For my single shot blocks, I’m always looking for ways to prolong my regional anesthetic effect. For awhile, Exparel was the most talked about drug to have a 72 hour blockade. We don’t have this medication available to us at the hospital. Therefore, it’s time to get creative and hit the literature to see what has worked for prolonging our blocks.
Prolonging blockade with adjuvants:
- IOSR J of Dental and Medical Sci; Dec 2015. Comparative study of bupiv with dexamethasone and bupi with clonidine through single space PVB for post op analgesia in thoracic and abdominal surgeries.
- 0.125% Bupiv + clonidine (1mcg/kg) vs 0.125% bupiv + dexamethasone (4mg): greater duration of analgesia in the dexamethasone group.
- Facilitatory effects of perineural dexmedetomidine on neuraxial and peripheral nerve block: a systematic review and meta-analysis. British Journal of Anaesthesia 110 (6): 915–25 (2013).
- Sensory block duration was prolonged by 150 min [95% confidence interval (CI): 96, 205, P,0.00001] with intrathecal dexmedetomidine. Perineural dexmedetomidine used in brachial plexus (BP) block may prolong the mean duration of sensory block by 284 min (95% CI: 1, 566, P¼0.05), but this difference did not reach statistical significance. Motor block duration and time to first analgesic request were prolonged for both intrathecal and BP block. Dexmedetomidine produced reversible bradycardia in 7% of BP block patients, but no effect on the incidence of hypotension. No patients experienced respiratory depression.
- Considerable differences existed in the doses of perineural dexmedetomidine; doses varied between 3, 5, 10, or 15 mcg for the intrathecal route, and 30, 100, 0.75, 1 mcg/kg for the peripheral route.
Investigating the Efficacy of Dexmedetomidine as an Adjuvant to Local Anesthesia in Brachial Plexus Block: A Systematic Review and Meta-Analysis of 18 Randomized Controlled Trials. Regional Anesthesia and Pain Medicine: March/April 2017 – Volume 42 – Issue 2 – p 184–196.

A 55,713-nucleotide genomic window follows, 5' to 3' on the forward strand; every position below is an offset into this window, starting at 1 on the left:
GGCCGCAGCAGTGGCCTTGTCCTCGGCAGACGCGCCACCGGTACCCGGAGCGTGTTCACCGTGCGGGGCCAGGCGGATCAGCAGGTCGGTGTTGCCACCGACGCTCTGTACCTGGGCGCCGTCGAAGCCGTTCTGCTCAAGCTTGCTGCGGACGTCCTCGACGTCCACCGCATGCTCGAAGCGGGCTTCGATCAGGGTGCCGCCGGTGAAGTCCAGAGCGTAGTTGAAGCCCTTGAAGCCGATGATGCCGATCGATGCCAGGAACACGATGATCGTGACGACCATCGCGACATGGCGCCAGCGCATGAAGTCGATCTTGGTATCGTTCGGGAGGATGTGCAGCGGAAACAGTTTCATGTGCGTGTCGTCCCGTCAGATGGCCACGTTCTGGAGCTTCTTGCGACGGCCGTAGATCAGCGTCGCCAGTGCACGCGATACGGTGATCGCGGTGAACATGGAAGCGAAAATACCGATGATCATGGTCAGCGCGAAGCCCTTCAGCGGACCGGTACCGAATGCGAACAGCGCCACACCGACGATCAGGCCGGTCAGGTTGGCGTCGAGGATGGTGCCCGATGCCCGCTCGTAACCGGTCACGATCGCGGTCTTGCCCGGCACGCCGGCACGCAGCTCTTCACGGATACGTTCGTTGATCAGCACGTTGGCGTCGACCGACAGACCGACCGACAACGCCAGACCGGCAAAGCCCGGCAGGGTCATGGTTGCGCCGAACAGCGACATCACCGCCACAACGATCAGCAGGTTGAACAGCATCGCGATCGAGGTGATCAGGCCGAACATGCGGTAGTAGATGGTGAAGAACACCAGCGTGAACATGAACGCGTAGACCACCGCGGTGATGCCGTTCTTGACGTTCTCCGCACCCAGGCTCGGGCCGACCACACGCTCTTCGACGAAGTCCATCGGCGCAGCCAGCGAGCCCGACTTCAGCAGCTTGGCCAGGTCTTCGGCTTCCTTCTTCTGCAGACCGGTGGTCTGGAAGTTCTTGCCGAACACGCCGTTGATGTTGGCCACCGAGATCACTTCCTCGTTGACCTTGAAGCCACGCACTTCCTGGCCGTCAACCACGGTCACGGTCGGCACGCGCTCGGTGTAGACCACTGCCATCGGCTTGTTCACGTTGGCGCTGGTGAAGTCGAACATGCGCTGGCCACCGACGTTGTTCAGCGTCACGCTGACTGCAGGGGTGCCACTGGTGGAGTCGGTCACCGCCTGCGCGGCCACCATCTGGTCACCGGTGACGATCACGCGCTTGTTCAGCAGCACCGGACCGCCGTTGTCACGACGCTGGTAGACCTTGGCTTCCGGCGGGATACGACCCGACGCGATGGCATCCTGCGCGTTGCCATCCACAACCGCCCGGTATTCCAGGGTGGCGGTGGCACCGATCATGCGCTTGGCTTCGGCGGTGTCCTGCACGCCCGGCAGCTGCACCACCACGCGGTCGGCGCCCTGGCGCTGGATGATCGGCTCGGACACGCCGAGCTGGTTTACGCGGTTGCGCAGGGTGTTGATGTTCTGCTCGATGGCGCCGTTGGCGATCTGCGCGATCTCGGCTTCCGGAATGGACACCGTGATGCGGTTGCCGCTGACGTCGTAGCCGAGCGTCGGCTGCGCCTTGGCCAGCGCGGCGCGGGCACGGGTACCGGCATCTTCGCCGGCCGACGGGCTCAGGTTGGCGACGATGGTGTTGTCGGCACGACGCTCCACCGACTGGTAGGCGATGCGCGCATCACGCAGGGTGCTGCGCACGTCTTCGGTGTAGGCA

- Effective Dose of Intravenous Dexmedetomidine to Prolong the Analgesic Duration of Interscalene Brachial Plexus Block: A Single-Center, Prospective, Double-Blind, Randomized Controlled Trial. Regional Anesthesia and Pain Medicine: July 2018 – Volume 43 – Issue 5 – p 488–495.
- Intravenous DEX at a dose of 2.0 μg/kg significantly increased the duration of ISBPB analgesia without prolonging motor blockade and reduced the cumulative opioid consumption at the first 24 hours in patients undergoing arthroscopic shoulder surgery.
- Dexmedetomidine prolongs the effect of bupivacaine in supraclavicular brachial plexus block. J Anaesthesiol Clin Pharmacol. 2014 Jan-Mar; 30(1): 36–40.
- 30 ml of 0.325% bupivacaine + 1 ml (100 μg) dexmedetomidine were given for supraclavicular brachial plexus block using the peripheral nerve stimulator.
Effects of perineural administration of dexmedetomidine in combination with bupivacaine in a femoral-sciatic nerve block. Saudi J Anaesth. 2016 Jan-Mar; 10(1): 18–24.
- Below knee surgery under combined femoral-sciatic nerve block were randomly allocated into two groups to have their block performed using bupivacaine 0.5% alone (group B) or bupivacaine 0.5% combined with 100 μg bupivacaine-dexmedetomidine
- IV and Perineural Dexmedetomidine Similarly Prolong the Duration of Analgesia after Interscalene Brachial Plexus Block: A Randomized, Three-arm, Triple-masked, Placebo-controlled Trial. Anesthesiology 3 2016, Vol.124, 683-695.
- Randomized to receive ISB using 15 ml ropivacaine, 0.5%, with 0.5 μg/kg dexmedetomidine administered perineurally (DexP group), intravenously (DexIV group), or none (control group). DexIV was noninferior to DexP for these outcomes. Both dexmedetomidine routes reduced the pain and opioid consumption up to 8 h postoperatively and did not prolong the duration of motor blockade.
Evidence basis for using perineural dexmedetomidine to enhance the quality of brachial plexus nerve blocks: a systematic review and meta-analysis of randomized controlled trials. BJA: British Journal of Anaesthesia, Volume 118, Issue 2, 1 February 2017, Pages 167–181.
- Upper limb block. A 50-60µg dexmedetomidine dose maximized sensory block duration while minimizing haemodynamic side-effects.
Other useful links:
- Erector Spinae Plane Block
- Suprascapular Blocks
- Enhanced Recovery After Surgery (ERAS)
- PEC 1 & 2 Blocks, Serratus Anterior Block